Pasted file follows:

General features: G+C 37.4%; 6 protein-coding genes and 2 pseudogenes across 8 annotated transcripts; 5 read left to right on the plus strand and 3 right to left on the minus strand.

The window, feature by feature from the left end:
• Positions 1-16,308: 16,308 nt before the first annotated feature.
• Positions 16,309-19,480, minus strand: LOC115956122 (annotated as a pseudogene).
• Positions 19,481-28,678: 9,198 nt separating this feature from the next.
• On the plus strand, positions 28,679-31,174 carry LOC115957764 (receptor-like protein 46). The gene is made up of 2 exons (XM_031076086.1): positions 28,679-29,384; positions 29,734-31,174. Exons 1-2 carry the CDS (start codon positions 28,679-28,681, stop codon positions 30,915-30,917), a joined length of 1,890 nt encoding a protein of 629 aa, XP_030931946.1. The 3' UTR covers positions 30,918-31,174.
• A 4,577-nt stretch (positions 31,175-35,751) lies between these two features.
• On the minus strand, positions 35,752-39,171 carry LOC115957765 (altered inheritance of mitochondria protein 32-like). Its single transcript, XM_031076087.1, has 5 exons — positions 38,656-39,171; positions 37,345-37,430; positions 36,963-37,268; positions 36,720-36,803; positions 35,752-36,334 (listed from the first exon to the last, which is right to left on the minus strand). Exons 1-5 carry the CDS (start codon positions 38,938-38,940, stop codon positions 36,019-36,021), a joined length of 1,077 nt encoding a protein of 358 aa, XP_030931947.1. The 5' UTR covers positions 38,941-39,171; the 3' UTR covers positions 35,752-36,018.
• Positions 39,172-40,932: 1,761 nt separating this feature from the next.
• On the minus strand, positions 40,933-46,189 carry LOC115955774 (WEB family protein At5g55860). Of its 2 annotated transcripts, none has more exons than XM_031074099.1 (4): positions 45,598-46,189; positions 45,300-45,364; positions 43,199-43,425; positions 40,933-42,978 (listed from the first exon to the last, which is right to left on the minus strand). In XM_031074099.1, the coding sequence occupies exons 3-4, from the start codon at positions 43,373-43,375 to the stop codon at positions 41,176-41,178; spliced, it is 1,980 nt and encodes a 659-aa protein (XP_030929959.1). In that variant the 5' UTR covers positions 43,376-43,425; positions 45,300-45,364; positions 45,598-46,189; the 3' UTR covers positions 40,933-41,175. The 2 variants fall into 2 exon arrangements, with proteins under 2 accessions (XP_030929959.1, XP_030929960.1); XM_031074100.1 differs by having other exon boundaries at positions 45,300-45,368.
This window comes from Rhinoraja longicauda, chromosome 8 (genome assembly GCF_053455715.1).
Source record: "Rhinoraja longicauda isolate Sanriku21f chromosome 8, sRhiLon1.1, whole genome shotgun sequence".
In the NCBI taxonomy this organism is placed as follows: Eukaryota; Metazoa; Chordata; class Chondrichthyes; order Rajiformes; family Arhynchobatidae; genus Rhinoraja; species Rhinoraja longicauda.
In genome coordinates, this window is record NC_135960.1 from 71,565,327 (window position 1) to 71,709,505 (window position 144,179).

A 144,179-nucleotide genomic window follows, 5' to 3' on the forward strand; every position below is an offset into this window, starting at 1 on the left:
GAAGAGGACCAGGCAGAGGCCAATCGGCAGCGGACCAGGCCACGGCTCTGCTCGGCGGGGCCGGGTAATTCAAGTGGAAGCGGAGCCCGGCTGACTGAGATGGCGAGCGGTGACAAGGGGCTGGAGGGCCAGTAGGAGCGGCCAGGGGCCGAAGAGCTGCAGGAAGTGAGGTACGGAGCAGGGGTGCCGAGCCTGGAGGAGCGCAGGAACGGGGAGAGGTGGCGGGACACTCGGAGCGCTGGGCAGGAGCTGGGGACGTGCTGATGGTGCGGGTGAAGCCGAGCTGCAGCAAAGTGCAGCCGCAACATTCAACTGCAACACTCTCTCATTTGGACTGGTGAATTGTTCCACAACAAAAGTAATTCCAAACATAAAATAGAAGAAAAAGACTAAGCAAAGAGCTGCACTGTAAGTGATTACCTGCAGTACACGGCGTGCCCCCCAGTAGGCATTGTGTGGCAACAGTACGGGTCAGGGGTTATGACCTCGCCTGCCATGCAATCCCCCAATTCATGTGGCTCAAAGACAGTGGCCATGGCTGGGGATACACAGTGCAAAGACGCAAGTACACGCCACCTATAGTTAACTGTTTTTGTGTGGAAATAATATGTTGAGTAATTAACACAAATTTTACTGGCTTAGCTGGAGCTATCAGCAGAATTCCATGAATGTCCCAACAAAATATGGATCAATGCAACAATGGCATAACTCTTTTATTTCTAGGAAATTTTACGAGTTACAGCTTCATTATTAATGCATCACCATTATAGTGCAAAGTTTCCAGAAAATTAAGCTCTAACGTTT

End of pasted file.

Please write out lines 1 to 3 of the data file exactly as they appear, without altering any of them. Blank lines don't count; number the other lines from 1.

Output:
General features: G+C 37.4%; 6 protein-coding genes and 2 pseudogenes across 8 annotated transcripts; 5 read left to right on the plus strand and 3 right to left on the minus strand.

The window, feature by feature from the left end:
• Positions 1-16,308: 16,308 nt before the first annotated feature.